Editor's Note Reflections

This is What Heroism Really Looks Like

rogiro / Foter / CC BY-NC

The extraordinary bravery of Antoinette Tuff  intersects with an interesting time for America. As we prepare to celebrate the 50th anniversary of the March on Washington, it’s tempting to list our many national political failures and the continuing systemic discrimination and endemic poverty that undermine our founding principles. But then a woman like Antoinette Tuff steps into the shadow of Rosa Parks and rocks our perception. Just as Parks was not the first black person who refused to move on a bus in Montgomery, Tuff is not the first person to ever avert a shooting. But many are cheering how Tuff responded to the dangerous, gun-toting man in front of her with a patience and compassion born of faith. Parks was also a woman of faith, though hers was more stubborn and impatient to achieve justice. Her faith led her to challenge an unfair system of discrimination. As Jeanne Theoharis reports in her fabulous biography The Rebellious Life of Mrs. Rosa Parks:

…When the driver ordered them to give up their seats, no one moved. Getting agitated, the bus driver said, “You all better make it light on yourselves and let me have those seats.”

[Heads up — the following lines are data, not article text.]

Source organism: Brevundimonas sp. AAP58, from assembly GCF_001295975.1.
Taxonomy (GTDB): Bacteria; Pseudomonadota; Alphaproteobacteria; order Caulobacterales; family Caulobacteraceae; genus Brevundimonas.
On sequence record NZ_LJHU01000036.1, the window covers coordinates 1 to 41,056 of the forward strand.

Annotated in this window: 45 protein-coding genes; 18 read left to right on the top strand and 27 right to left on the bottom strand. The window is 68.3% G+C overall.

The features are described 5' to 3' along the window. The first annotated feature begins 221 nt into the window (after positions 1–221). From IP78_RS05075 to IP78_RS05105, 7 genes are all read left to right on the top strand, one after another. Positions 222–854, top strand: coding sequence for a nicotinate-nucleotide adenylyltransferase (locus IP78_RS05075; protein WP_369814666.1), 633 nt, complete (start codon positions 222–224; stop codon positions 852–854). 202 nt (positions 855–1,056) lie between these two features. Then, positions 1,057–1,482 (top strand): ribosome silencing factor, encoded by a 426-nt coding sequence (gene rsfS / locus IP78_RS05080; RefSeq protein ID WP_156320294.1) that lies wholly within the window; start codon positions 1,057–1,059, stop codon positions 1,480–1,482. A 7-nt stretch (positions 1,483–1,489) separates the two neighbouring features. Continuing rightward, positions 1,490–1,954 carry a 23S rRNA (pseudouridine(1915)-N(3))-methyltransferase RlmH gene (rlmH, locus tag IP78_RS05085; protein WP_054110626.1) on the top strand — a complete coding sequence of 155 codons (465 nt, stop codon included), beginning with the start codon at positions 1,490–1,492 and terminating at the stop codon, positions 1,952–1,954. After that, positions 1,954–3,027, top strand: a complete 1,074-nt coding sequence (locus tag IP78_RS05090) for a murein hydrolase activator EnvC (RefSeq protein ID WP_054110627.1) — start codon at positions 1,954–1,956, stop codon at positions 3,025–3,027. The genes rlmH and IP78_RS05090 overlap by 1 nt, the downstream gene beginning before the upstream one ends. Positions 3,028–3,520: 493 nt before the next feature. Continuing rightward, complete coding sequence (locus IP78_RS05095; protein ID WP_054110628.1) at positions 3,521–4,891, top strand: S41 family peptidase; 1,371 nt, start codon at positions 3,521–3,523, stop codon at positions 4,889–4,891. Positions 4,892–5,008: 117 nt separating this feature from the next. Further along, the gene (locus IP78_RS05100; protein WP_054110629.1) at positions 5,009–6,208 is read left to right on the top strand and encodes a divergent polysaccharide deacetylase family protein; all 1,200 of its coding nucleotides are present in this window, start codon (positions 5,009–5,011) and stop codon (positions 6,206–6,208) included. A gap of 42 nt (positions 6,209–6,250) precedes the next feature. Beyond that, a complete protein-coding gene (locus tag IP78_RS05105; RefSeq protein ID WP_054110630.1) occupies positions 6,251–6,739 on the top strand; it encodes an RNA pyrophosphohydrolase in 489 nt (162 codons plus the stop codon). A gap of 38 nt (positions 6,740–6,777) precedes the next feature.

Parks reflected to herself on how giving up her seat “wasn’t making it light on ourselves as a people.” She thought about her grandfather keeping a gun to protect their family. She thought about Emmitt Till. And she decided to stand fast. “People always say that I didn’t give up my seat because I was tired but that isn’t true. I was not tired physically, or no more tired than I usually was at the end of a working day… No, the only tired I was, was tired of giving in.”

Though she had been an activist for years, Parks had no idea or plan that her resistance would lead to a 382 day boycott that brought the Rev. Martin Luther King. Jr. to worldwide attention and ended legal segregation. Likewise, Antoinette Tuff could not have anticipated a media whirlwind or a call from President Obama, but what would our world be like if we all followed her example and became “doers of the word and not just hearers?”

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